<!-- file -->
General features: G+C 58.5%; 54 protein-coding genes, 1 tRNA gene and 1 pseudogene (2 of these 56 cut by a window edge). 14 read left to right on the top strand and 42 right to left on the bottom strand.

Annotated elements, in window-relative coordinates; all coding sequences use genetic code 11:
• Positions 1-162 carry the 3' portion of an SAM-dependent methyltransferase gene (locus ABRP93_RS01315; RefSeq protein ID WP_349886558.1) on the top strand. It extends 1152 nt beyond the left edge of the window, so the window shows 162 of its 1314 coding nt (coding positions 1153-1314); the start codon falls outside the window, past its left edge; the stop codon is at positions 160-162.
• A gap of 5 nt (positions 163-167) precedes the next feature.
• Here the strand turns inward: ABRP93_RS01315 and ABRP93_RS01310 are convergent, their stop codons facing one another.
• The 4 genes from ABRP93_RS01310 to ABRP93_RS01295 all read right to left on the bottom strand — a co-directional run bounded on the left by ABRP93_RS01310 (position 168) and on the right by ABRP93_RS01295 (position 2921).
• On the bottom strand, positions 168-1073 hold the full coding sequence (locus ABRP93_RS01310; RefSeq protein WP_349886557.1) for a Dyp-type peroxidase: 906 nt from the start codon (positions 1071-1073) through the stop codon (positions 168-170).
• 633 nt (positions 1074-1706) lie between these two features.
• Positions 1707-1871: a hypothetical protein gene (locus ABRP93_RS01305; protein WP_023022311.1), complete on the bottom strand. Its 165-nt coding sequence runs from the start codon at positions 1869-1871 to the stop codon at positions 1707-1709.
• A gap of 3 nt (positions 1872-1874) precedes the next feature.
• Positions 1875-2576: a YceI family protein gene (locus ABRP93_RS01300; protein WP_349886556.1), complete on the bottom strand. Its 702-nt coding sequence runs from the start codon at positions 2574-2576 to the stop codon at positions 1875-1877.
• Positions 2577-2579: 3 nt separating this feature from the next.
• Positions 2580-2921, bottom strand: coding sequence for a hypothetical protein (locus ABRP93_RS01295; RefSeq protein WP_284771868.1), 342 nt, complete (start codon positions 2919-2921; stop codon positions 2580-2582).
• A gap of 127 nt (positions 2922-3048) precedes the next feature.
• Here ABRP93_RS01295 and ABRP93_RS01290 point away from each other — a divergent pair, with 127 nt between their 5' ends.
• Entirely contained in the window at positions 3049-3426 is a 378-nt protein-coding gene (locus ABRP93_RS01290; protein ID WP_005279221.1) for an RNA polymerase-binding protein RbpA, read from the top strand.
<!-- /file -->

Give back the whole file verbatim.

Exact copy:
General features: G+C 58.5%; 54 protein-coding genes, 1 tRNA gene and 1 pseudogene (2 of these 56 cut by a window edge). 14 read left to right on the top strand and 42 right to left on the bottom strand.

Annotated elements, in window-relative coordinates; all coding sequences use genetic code 11:
• Positions 1-162 carry the 3' portion of an SAM-dependent methyltransferase gene (locus ABRP93_RS01315; RefSeq protein ID WP_349886558.1) on the top strand. It extends 1152 nt beyond the left edge of the window, so the window shows 162 of its 1314 coding nt (coding positions 1153-1314); the start codon falls outside the window, past its left edge; the stop codon is at positions 160-162.
• A gap of 5 nt (positions 163-167) precedes the next feature.
• Here the strand turns inward: ABRP93_RS01315 and ABRP93_RS01310 are convergent, their stop codons facing one another.
• The 4 genes from ABRP93_RS01310 to ABRP93_RS01295 all read right to left on the bottom strand — a co-directional run bounded on the left by ABRP93_RS01310 (position 168) and on the right by ABRP93_RS01295 (position 2921).
• On the bottom strand, positions 168-1073 hold the full coding sequence (locus ABRP93_RS01310; RefSeq protein WP_349886557.1) for a Dyp-type peroxidase: 906 nt from the start codon (positions 1071-1073) through the stop codon (positions 168-170).
• 633 nt (positions 1074-1706) lie between these two features.
• Positions 1707-1871: a hypothetical protein gene (locus ABRP93_RS01305; protein WP_023022311.1), complete on the bottom strand. Its 165-nt coding sequence runs from the start codon at positions 1869-1871 to the stop codon at positions 1707-1709.
• A gap of 3 nt (positions 1872-1874) precedes the next feature.
• Positions 1875-2576: a YceI family protein gene (locus ABRP93_RS01300; protein WP_349886556.1), complete on the bottom strand. Its 702-nt coding sequence runs from the start codon at positions 2574-2576 to the stop codon at positions 1875-1877.
• Positions 2577-2579: 3 nt separating this feature from the next.
• Positions 2580-2921, bottom strand: coding sequence for a hypothetical protein (locus ABRP93_RS01295; RefSeq protein WP_284771868.1), 342 nt, complete (start codon positions 2919-2921; stop codon positions 2580-2582).
• A gap of 127 nt (positions 2922-3048) precedes the next feature.
• Here ABRP93_RS01295 and ABRP93_RS01290 point away from each other — a divergent pair, with 127 nt between their 5' ends.
• Entirely contained in the window at positions 3049-3426 is a 378-nt protein-coding gene (locus ABRP93_RS01290; protein ID WP_005279221.1) for an RNA polymerase-binding protein RbpA, read from the top strand.